Chances are your personal data has been purchased by U.S. intelligence agencies, along with millions of other Americans with very little oversight, according to a newly declassified government report published on June 9.
The report, published by the Office of the Director of National Intelligence, says that data brokers are collecting information from Americans' phones, web browsers and cars and have contracts with several government agencies adding that it could cause severe harm to civil liberties.
The data includes "commercially available information." In layman's terms, think geolocation data, phone records, health data on smartwatches and much more.
The recently declassified report which was completed in January 2022 explains that U.S. agencies like the FBI, Department of Defense, U.S. Navy and more use this data to look at social media reports on individuals seeking security clearance. A small aspect of the larger story.
The report assures the use of data from data brokers is aimed at tracking down "threat actors and not innocent persons."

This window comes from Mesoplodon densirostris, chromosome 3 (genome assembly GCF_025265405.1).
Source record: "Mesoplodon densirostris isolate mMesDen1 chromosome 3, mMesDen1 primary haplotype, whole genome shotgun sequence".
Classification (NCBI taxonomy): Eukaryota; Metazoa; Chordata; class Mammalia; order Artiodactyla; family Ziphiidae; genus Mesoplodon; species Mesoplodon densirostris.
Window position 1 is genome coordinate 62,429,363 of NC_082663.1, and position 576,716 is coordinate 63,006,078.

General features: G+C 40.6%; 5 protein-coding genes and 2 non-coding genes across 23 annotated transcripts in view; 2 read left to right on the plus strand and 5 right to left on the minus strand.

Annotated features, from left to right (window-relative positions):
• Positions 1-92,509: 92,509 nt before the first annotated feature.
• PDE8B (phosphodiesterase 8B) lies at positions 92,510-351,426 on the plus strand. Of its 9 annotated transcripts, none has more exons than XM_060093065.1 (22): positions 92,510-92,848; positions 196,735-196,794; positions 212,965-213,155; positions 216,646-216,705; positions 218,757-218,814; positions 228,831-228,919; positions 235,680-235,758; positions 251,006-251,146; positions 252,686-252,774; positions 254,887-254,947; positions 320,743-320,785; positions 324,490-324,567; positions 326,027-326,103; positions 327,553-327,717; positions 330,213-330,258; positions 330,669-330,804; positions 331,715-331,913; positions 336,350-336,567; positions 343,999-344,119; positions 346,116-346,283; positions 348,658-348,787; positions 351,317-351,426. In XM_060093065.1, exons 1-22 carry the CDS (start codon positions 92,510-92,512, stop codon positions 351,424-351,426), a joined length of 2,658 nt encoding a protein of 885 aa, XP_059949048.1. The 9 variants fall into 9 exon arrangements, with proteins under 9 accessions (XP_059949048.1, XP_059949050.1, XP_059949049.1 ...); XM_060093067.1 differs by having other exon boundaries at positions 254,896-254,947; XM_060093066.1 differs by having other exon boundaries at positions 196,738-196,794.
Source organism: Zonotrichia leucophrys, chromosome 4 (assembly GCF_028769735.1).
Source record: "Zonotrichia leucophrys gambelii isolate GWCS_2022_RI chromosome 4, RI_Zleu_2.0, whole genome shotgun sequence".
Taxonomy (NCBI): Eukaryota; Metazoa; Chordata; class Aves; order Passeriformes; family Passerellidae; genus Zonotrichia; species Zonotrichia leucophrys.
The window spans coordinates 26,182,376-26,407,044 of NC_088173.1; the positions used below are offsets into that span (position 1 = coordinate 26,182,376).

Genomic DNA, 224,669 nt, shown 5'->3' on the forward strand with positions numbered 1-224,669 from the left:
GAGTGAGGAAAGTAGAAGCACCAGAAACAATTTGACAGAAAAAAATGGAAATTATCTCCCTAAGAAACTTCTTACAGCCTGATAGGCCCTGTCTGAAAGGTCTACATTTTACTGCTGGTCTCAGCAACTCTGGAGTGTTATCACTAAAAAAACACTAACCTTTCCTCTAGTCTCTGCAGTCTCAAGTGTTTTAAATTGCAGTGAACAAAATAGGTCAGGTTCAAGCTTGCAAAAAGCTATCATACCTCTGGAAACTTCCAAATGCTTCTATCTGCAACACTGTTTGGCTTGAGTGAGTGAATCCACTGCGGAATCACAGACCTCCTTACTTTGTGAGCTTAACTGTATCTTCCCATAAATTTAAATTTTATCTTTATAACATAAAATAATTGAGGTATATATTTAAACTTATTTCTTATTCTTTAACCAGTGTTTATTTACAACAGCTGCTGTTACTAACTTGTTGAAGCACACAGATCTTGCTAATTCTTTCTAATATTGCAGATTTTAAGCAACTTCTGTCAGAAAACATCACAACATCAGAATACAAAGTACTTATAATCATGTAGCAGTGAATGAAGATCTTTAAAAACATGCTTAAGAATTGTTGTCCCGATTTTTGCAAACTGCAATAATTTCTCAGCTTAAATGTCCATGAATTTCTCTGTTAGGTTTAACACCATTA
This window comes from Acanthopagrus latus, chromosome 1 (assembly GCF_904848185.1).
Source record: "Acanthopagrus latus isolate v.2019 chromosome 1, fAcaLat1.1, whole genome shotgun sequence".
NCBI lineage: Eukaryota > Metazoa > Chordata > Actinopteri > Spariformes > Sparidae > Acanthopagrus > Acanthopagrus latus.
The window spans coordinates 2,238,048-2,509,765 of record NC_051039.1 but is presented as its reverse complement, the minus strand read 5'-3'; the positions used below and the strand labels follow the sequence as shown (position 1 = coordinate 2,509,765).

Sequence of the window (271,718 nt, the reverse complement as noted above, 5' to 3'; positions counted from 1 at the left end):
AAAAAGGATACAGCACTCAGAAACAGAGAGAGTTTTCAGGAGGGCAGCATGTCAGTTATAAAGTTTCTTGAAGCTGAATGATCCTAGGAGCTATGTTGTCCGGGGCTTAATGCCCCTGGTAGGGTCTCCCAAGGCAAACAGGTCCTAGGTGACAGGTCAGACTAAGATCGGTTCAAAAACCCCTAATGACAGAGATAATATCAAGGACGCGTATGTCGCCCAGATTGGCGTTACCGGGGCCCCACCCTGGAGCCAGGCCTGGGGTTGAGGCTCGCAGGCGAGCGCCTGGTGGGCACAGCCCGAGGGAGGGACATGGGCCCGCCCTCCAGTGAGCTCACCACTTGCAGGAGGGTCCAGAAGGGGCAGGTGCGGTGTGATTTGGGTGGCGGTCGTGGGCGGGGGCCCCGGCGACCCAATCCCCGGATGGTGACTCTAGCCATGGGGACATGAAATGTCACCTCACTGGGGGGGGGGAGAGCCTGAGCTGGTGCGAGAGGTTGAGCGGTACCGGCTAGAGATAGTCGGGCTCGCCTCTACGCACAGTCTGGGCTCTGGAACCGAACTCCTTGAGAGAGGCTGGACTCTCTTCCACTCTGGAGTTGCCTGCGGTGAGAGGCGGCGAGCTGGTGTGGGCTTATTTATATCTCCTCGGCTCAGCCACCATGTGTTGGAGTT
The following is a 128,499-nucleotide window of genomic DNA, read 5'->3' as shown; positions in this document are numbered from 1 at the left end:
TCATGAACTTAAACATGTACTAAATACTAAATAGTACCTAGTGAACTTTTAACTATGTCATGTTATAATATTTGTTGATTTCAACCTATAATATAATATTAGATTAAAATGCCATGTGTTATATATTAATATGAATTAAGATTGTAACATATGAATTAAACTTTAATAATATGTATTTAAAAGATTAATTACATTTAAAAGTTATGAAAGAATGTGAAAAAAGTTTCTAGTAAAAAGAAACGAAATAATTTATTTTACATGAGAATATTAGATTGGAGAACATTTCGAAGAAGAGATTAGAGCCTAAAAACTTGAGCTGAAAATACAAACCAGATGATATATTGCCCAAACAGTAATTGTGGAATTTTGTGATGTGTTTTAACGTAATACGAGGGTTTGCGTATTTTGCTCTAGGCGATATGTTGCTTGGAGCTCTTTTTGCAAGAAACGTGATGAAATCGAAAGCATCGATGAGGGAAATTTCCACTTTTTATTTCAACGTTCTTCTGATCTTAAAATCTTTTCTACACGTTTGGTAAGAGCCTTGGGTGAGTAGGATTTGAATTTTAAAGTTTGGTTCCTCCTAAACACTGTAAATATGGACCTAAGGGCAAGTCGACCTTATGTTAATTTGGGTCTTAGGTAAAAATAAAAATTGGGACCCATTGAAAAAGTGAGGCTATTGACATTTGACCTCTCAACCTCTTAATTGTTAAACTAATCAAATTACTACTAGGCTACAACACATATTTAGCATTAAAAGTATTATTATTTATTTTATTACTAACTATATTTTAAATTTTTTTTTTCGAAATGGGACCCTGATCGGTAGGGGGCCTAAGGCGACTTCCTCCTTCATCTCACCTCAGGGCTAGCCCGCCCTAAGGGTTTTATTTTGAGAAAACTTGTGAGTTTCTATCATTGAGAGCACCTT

Because this data includes exactly locations of millions of Americans, the report suggests that the widespread availability of such data could be misused by government officials to "facilitate blackmail, stalking, harassment, and public shaming."
Despite the Fourth Amendment protecting Americans from law enforcement agencies acquiring detailed location information about one person, this data is rampant and the report goes on with several examples of why many should be concerned.
That's because it's not just the U.S. government buying the data. The report adds that private-sector and non-governmental entities as well as governments abroad are buying this data.
The report urges U.S. agencies to improve oversight policies surrounding commercially available data in order to protect the liberties of Americans as the data is becoming "increasingly powerful…and increasingly sensitive."
"Today, in a way that far fewer Americans seem to understand, and even fewer of them can avoid, [commercially available data] includes information on nearly everyone that is of a type and level of sensitivity that historically could have been obtained, if at all, only through targeted (and predicated) collection, and that could be used to cause harm to an individual’s reputation, emotional well-being, or physical safety," the report says.